Fat worsens heartburn without raising acid level

October 23, 2001 in Gastrointestinal Health, Healthy Eating

Fat worsens heartburn without raising acid level

People who suffer from heartburn are often told to limit their intake of fat, which can exacerbate their condition. But according to new research from the University of California, Los Angeles, high-fat meals do not actually increase levels of acid in the stomach. Rather, they intensify the sensation of heartburn through another mechanism that is not yet clear. Heartburn, also known as reflux, is a painful sensation that occurs in the chest when acid from the stomach backs up into the esophagus.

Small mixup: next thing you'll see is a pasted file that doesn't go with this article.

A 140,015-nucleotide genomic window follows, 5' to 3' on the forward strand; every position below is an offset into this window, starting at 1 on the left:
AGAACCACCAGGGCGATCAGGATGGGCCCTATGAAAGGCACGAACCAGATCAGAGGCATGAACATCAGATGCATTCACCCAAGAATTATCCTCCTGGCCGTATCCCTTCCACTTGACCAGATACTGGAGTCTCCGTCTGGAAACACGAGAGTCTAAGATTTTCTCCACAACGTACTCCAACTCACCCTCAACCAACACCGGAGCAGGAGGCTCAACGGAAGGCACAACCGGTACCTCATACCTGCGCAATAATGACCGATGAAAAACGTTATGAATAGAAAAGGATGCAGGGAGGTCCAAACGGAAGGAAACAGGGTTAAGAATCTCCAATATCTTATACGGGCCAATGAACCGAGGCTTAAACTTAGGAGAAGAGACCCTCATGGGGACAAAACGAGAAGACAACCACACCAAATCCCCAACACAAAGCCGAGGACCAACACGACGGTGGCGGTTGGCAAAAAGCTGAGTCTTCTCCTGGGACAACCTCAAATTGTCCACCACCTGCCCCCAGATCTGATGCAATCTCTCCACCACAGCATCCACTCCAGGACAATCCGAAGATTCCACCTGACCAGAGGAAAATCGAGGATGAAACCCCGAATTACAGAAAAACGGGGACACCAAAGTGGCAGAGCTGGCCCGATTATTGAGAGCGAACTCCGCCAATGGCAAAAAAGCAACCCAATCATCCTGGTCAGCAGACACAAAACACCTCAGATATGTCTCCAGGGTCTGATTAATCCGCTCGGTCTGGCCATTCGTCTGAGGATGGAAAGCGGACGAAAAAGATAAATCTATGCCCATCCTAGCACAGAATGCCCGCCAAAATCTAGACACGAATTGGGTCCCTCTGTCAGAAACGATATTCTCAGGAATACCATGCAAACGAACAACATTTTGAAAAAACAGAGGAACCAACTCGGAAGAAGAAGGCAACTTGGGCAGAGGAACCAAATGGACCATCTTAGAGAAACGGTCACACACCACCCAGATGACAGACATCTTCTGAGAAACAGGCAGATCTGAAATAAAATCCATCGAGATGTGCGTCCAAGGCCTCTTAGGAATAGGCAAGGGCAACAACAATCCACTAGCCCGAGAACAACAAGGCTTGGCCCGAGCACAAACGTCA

The study authors suggest that nerves in the small intestine may release signals in response to fatty acids, and that these signals may alter a person's threshold for pain and discomfort.

Higher acid levels overall hastened the start and intensity of symptoms but fat appeared to increase the speed and severity of heartburn symptoms even more. Decreasing the intake of any kind of fat should benefit many patients who experience heartburn.

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